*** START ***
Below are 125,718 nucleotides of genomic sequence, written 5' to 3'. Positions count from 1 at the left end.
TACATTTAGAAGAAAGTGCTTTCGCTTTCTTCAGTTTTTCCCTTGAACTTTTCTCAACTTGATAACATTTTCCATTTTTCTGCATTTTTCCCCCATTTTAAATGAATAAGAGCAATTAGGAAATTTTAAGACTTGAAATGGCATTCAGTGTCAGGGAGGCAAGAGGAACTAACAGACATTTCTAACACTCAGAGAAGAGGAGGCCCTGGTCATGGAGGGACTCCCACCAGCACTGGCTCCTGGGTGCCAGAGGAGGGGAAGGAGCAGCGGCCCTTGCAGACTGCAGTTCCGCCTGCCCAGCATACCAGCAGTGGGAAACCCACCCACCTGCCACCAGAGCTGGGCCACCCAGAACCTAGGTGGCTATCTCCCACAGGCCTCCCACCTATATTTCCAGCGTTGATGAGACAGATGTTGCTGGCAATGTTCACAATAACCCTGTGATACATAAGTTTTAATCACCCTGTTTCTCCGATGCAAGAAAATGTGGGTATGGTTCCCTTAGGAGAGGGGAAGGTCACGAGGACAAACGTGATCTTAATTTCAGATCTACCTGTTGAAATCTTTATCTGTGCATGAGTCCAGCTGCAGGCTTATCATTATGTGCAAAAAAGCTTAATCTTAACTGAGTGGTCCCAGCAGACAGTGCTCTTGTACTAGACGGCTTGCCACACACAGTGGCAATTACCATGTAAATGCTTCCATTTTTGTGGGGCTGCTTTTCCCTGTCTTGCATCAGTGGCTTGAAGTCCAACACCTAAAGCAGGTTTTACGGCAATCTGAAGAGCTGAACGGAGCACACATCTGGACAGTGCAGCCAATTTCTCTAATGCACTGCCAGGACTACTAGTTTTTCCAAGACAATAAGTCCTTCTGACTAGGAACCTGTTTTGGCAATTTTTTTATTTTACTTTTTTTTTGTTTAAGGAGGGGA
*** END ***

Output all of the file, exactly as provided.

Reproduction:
Below are 125,718 nucleotides of genomic sequence, written 5' to 3'. Positions count from 1 at the left end.
TACATTTAGAAGAAAGTGCTTTCGCTTTCTTCAGTTTTTCCCTTGAACTTTTCTCAACTTGATAACATTTTCCATTTTTCTGCATTTTTCCCCCATTTTAAATGAATAAGAGCAATTAGGAAATTTTAAGACTTGAAATGGCATTCAGTGTCAGGGAGGCAAGAGGAACTAACAGACATTTCTAACACTCAGAGAAGAGGAGGCCCTGGTCATGGAGGGACTCCCACCAGCACTGGCTCCTGGGTGCCAGAGGAGGGGAAGGAGCAGCGGCCCTTGCAGACTGCAGTTCCGCCTGCCCAGCATACCAGCAGTGGGAAACCCACCCACCTGCCACCAGAGCTGGGCCACCCAGAACCTAGGTGGCTATCTCCCACAGGCCTCCCACCTATATTTCCAGCGTTGATGAGACAGATGTTGCTGGCAATGTTCACAATAACCCTGTGATACATAAGTTTTAATCACCCTGTTTCTCCGATGCAAGAAAATGTGGGTATGGTTCCCTTAGGAGAGGGGAAGGTCACGAGGACAAACGTGATCTTAATTTCAGATCTACCTGTTGAAATCTTTATCTGTGCATGAGTCCAGCTGCAGGCTTATCATTATGTGCAAAAAAGCTTAATCTTAACTGAGTGGTCCCAGCAGACAGTGCTCTTGTACTAGACGGCTTGCCACACACAGTGGCAATTACCATGTAAATGCTTCCATTTTTGTGGGGCTGCTTTTCCCTGTCTTGCATCAGTGGCTTGAAGTCCAACACCTAAAGCAGGTTTTACGGCAATCTGAAGAGCTGAACGGAGCACACATCTGGACAGTGCAGCCAATTTCTCTAATGCACTGCCAGGACTACTAGTTTTTCCAAGACAATAAGTCCTTCTGACTAGGAACCTGTTTTGGCAATTTTTTTATTTTACTTTTTTTTTGTTTAAGGAGGGGA